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RE: Dinosaurs in a Haystack...
> -----Original Message-----
> From: Alien4240@aol.com [mailto:Alien4240@aol.com]
> I just got Dinosaurs in a Haystack and Bully for Brontosaurs for
> and I finally got around to starting Haystack and found out
> they're a bunch
> of essays (my brother gave them to me and I didn't know much
> about them) so
> I"m wondering, I'm 16 and a sophmore in high school, what's the
> best way to
> approach them? Should I try to understand them? Should I grab a
> notebook and
> take notes while hi-lighting pionts in the text (now it sounds
> like History)
> or should I just read them and try to get the general idea of
> them so I can
> broaden my field of major issues? ( I guess they weren't all major issues
> though) I've realized this is probably not list-related so anyone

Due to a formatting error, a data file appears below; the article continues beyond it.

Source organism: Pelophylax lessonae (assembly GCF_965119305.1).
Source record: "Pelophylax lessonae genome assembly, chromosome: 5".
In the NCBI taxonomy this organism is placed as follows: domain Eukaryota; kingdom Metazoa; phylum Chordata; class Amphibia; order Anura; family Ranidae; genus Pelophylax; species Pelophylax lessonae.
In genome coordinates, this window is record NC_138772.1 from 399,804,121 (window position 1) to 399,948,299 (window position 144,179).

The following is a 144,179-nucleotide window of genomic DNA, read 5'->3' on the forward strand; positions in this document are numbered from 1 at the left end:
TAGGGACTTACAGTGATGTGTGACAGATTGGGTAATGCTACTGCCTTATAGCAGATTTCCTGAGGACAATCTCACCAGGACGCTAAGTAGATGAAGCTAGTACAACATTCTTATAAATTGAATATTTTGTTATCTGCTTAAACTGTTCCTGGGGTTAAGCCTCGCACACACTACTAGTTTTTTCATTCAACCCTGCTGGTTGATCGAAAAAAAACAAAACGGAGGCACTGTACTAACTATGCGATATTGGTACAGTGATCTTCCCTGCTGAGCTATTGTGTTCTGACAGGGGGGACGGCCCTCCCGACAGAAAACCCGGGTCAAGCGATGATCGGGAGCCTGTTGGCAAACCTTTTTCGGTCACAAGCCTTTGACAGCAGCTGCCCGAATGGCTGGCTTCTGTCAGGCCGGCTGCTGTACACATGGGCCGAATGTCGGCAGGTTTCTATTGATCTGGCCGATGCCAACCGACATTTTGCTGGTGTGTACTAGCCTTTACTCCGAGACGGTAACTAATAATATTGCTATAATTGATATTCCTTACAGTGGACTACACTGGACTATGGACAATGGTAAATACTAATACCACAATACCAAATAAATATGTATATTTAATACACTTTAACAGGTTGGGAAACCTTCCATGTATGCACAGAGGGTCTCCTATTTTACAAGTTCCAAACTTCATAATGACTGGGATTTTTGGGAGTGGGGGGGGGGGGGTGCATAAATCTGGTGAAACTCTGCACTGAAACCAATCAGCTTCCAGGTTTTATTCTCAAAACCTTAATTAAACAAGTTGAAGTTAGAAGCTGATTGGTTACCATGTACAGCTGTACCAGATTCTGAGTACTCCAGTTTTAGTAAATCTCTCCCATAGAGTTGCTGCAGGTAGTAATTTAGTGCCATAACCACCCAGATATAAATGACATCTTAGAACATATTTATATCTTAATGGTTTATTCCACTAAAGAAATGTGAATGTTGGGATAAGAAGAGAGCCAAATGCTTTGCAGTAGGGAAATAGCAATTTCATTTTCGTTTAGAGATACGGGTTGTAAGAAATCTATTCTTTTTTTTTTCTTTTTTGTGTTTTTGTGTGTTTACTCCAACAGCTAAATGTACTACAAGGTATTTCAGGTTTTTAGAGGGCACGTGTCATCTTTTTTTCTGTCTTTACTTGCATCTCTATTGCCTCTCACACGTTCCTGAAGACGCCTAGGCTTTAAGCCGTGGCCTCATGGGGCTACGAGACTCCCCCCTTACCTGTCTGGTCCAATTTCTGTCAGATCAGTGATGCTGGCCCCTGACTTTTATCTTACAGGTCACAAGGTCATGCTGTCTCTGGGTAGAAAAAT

> so kind as
> to respond, should probably do it off-list. Thankyou.
Well, they deal with general aspects of paleontology and evolutionary theory
and many other things, but at least some of the essays are about dinos.
My best recommendation: read them simply for enjoyment. You will certainly
pick up a lot of useful information in doing so (as well as a lot of
trivia...), and Gould is a great writer.
These essays are written for enjoyment, not as a textbook.
Additionally, although most (all?) of us on the list are dinosaur-obsessed,
it is important to remember that there is much more to paleontology than
dinosaurs, and much more to evolutionary biology than paleontology. Essays
like Gould's are a useful way of being introduced to these other topics.
Thomas R. Holtz, Jr.
Department of Geology Director, Earth, Life & Time Program
University of Maryland College Park Scholars
College Park, MD 20742
Phone: 301-405-4084 Email: email@example.com
Fax (Geol): 301-314-9661 Fax (CPS-ELT): 301-314-7843